171 Tasting Notes
So, I guess I am on a roll of reviewing teas that don’t exist anymore. I am particularly sad that this one got discontinued, as I have just finished what little of it I had left. This is one of the teas I have used many times to introduce my friends to the greatness of tea, and it did make a few new happy drinkers. It also is the tea that helped me get through countless sleepless nights (ok, I could probably count them, I’m lazy), studying or typing some essay, thanks to the mighty power of maté. The best way I could describe the taste is: After Eight in your cup. Minus the sugar. It’s really that simple (and my friends all agreed on that!). And since I love After Eights, 1+1=2, I love this tea! The taste of maté gets a bit lost in there, but not entirely (you have to concentrate pretty hard).
I guess it got replaced by the Mint Chocolate Rooibos, which I haven’t yet tried, but I suspect it tastes very similar. But rooibos instead of maté? Whyyyy?? Rooibos makes me sleepy! Now, my exams are coming up, and I am left wondering what will help me make the sleepless nights more enjoyable. Sad, very sad indeed!
Emotional outburst aside, I am really enjoying this last cup of it I’m having now!
Yummm! While today was a sunny and happy spring day, I surprisingly decided to go with a comforting winter tea. I have just a little of it left, and I think it isn’t being sold anymore, so I’m trying to spare it, but every cup reminds me why I had gathered a provision of it! The chai taste is totally there (by that, I mean the Indian spices; cardamom, ginger, etc. For some reason, DAVIDsTEA has a bunch of “chai” teas that have none of these spices, which I always found curious), but add to that a sweet fruity taste (there are some huge blueberries in there!). For even more depth, the peppercorn can be most tasted in the aftertaste, when a little spicy hint comes at your tongue, not too strongly. I am a fan of chai in general, and this one is no exception. While it doesn’t have any actual tea in it, it actually opens the possibility of adding your own and creating some awesome chai blends. But it’s great just like that too. No milk, no sugar!
The first time I drank this tea, I oversteeped it and found the lavender taste to be really overwhelming, to the point where it wasn’t nice (though I generally like lavender). So this time around, I steeped it just the right amount of time (thank you, Breville!), and the result is a lot more satisfying. Actually, there’s two distinct movements to drinking that tea for me: first, when I take a sip, the blend of lavender and green tea is mellow, smoothing, definitely well harmonized – a true pleasure that tastes really different from the more standard teas. Then, the aftertaste comes, in which the lavender taste isn’t delicate anymore, but just all over the place, and leaves this not-too-pleasant taste in my throat. The upside is that facing this not-too-pleasant taste, I quickly reach for my cup to take another sip and enjoy the awesome taste I get at the start.
So all in all, it’s really hard to give a rating to the tea. I’d give 94 for the first taste, and 35 for the aftertaste. I guess I’ll go with something in between (closer to the 90s than 30s though because really, it does taste really good as you take a sip).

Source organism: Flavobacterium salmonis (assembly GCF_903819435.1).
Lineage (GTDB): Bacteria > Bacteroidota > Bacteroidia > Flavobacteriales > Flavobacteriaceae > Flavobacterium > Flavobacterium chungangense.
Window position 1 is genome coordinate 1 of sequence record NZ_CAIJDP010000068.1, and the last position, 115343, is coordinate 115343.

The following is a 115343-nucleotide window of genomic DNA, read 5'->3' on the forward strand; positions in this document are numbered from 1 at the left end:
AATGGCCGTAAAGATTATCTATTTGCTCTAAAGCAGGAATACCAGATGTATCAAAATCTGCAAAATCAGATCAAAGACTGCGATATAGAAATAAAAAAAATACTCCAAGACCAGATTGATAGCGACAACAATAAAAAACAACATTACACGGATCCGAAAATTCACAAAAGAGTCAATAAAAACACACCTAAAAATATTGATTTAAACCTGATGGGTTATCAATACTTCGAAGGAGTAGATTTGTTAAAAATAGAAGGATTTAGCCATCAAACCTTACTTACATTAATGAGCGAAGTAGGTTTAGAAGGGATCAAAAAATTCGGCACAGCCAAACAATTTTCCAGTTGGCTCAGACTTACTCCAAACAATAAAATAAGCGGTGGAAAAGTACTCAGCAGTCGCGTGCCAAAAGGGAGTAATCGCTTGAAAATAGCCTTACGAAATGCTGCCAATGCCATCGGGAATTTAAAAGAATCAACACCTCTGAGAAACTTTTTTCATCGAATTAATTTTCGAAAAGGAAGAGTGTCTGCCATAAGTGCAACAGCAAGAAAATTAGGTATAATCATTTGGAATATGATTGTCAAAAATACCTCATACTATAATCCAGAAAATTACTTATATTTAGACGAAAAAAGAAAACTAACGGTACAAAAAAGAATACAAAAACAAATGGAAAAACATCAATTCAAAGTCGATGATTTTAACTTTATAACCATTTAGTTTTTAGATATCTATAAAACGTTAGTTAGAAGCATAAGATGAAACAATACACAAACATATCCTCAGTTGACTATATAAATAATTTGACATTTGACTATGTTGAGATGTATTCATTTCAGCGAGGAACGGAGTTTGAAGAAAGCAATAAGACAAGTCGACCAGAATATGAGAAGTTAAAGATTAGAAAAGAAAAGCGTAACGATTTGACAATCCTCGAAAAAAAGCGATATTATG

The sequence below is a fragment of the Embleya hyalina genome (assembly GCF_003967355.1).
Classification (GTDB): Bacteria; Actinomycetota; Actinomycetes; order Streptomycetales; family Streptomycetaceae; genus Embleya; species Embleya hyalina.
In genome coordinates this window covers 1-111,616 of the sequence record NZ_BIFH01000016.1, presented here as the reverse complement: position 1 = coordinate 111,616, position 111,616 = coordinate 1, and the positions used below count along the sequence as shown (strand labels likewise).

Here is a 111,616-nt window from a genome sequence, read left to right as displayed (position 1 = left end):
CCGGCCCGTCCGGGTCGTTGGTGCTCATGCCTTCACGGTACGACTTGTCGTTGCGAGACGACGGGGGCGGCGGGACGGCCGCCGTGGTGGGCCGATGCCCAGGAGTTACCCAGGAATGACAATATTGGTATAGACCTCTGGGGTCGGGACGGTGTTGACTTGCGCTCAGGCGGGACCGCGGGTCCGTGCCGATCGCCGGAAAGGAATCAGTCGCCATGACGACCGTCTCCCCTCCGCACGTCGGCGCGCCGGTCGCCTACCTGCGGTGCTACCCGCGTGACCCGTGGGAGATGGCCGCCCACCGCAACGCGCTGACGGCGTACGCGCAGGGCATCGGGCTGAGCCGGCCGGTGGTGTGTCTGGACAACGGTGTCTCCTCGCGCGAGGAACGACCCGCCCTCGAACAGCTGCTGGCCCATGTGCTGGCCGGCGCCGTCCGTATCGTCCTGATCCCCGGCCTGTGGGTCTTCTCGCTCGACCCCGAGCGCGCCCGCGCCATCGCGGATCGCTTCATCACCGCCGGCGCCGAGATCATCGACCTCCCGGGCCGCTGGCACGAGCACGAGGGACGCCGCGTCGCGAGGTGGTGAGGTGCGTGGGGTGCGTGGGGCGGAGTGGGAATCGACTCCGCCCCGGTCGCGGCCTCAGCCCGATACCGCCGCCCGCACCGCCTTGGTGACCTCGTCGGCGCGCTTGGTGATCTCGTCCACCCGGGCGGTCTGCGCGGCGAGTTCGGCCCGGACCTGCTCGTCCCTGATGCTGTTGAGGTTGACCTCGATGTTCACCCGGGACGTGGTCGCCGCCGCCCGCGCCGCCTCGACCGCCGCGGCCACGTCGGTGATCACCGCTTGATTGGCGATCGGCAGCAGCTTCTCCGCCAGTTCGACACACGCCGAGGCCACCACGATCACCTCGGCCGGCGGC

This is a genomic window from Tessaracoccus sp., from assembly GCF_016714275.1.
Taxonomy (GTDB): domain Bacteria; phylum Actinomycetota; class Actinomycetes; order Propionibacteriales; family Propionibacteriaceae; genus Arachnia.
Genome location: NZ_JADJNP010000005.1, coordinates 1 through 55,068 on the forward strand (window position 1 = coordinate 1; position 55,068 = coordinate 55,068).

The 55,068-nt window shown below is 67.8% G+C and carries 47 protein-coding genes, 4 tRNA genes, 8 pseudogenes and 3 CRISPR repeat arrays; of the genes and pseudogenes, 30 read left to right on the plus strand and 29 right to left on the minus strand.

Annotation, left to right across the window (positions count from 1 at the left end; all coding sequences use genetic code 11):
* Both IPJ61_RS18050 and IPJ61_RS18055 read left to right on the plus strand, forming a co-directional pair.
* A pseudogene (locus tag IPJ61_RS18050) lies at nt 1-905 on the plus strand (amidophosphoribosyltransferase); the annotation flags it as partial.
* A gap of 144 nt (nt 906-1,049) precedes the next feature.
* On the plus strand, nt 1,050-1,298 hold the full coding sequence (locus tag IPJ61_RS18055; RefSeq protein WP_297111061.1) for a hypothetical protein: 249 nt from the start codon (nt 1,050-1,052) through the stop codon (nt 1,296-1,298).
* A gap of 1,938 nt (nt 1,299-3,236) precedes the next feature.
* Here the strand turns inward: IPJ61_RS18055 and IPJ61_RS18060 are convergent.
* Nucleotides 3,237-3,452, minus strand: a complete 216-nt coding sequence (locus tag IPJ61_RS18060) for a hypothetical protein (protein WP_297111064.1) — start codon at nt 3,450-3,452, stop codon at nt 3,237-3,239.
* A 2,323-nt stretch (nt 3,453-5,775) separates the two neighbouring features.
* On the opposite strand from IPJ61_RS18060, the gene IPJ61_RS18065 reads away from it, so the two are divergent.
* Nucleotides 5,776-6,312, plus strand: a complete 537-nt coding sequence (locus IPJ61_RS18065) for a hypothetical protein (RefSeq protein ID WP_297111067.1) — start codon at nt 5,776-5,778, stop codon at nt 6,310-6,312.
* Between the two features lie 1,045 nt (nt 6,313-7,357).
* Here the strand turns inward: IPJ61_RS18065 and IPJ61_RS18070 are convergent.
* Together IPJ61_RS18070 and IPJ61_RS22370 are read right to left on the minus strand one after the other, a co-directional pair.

This has become my standard Oolong.
Whenever I feel like having a good cup of rich, floral Oolong, delicate yet full, the Quangzhou Milk Oolong never disappoints. I tried a few Milk Oolongs from different stores, and I honestly couldn’t see a big difference; each of them was just as good. This one is no exception. Certainly a classic I’ll keep coming back to for my whole life.
The balance of all the ingredients is just perfect. The first thing that comes to mind when tasting is melon, but surrounded by a rich taste of…. hmmm… other tasty stuff! It’s a little tart, which is a big plus for me. There is also a natural sweetness to it, maybe because of the apple chunks, though the sweetness is also perfectly balanced. The best about it might be the aftertaste. After swallowing a sip, the flavour left in my mouth seems to change every minute, revealing a new dimension of its yumminness. Then, if I wait too long before the next sip, I can feel my taste buds screaming “More! More! More!”. I don’t know how many cups of this I could drink in a row, but probably many. Many many.
I hope DAVIDsTEA plans on keeping this one in stores for the summer, because it will be absolutely perfect for iced tea!
The other day, as I made myself some Passion tea (by Tazo – the teas of Starbucks), I started wondering why DAVIDsTEA hadn’t yet created a similar but better tea, seeing how popular it is. Well, David might have heard my thoughts, because Pink Flamingo is exactly that! It is slightly less acid (but just slightly) and the actual citrus taste is probably a bit bolder. Both list hibiscus as a main ingredient, and both are pink when infused, so I guess that makes sense. Anyway, I’m sure the mentioning of Starbucks and bagged teas will scare away some people, but I’m a big fan of the Passion tea, so to me this is all very positive ;)
Though I steeped it for very long (I always do), I didn’t taste it getting any bitter like some other reviewers did. I actually loved the fact it tasted very strong and lemony… I think this is by far the most lemony tea by DAVIDsTEA I have ever tried, and I did try the Lemon Oolong, the Lemon Cream Pie, the Electric Lemon, and the one from the 2009 winter collection that smelled like lemon sorbet (forget the name…).
Oh, and seeing how good Passion is as an iced tea, I’m sure this will be an instant winner in the summertime, a perfect alternative to the classic pink lemonade… maybe mixed with a bit of black tea, for the kick!